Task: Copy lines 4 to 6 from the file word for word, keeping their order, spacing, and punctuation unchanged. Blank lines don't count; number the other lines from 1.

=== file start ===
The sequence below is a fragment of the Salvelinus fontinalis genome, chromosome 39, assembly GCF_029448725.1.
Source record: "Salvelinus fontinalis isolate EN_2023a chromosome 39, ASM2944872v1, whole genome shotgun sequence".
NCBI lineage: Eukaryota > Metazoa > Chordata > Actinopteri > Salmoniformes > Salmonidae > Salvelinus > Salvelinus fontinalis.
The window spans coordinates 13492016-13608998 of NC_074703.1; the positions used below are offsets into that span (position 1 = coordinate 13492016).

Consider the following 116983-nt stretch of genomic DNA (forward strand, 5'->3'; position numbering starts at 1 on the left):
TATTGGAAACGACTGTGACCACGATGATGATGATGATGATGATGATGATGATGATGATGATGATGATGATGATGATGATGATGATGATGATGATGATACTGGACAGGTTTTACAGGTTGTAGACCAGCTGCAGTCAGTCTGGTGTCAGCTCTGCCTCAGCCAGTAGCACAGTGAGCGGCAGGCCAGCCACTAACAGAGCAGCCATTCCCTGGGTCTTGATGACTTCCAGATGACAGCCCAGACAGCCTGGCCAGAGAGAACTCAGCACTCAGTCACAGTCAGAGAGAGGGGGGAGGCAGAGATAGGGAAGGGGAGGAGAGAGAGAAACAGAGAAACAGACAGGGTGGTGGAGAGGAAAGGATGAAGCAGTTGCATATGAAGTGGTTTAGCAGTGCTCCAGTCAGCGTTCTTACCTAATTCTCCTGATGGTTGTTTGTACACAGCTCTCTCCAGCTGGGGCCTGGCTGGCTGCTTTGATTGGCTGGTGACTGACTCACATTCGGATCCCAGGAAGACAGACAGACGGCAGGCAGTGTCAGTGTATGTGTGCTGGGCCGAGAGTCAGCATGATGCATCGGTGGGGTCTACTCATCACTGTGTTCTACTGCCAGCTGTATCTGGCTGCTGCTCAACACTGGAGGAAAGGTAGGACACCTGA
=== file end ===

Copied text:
The window spans coordinates 13492016-13608998 of NC_074703.1; the positions used below are offsets into that span (position 1 = coordinate 13492016).

Consider the following 116983-nt stretch of genomic DNA (forward strand, 5'->3'; position numbering starts at 1 on the left):
TATTGGAAACGACTGTGACCACGATGATGATGATGATGATGATGATGATGATGATGATGATGATGATGATGATGATGATGATGATGATGATGATGATACTGGACAGGTTTTACAGGTTGTAGACCAGCTGCAGTCAGTCTGGTGTCAGCTCTGCCTCAGCCAGTAGCACAGTGAGCGGCAGGCCAGCCACTAACAGAGCAGCCATTCCCTGGGTCTTGATGACTTCCAGATGACAGCCCAGACAGCCTGGCCAGAGAGAACTCAGCACTCAGTCACAGTCAGAGAGAGGGGGGAGGCAGAGATAGGGAAGGGGAGGAGAGAGAGAAACAGAGAAACAGACAGGGTGGTGGAGAGGAAAGGATGAAGCAGTTGCATATGAAGTGGTTTAGCAGTGCTCCAGTCAGCGTTCTTACCTAATTCTCCTGATGGTTGTTTGTACACAGCTCTCTCCAGCTGGGGCCTGGCTGGCTGCTTTGATTGGCTGGTGACTGACTCACATTCGGATCCCAGGAAGACAGACAGACGGCAGGCAGTGTCAGTGTATGTGTGCTGGGCCGAGAGTCAGCATGATGCATCGGTGGGGTCTACTCATCACTGTGTTCTACTGCCAGCTGTATCTGGCTGCTGCTCAACACTGGAGGAAAGGTAGGACACCTGA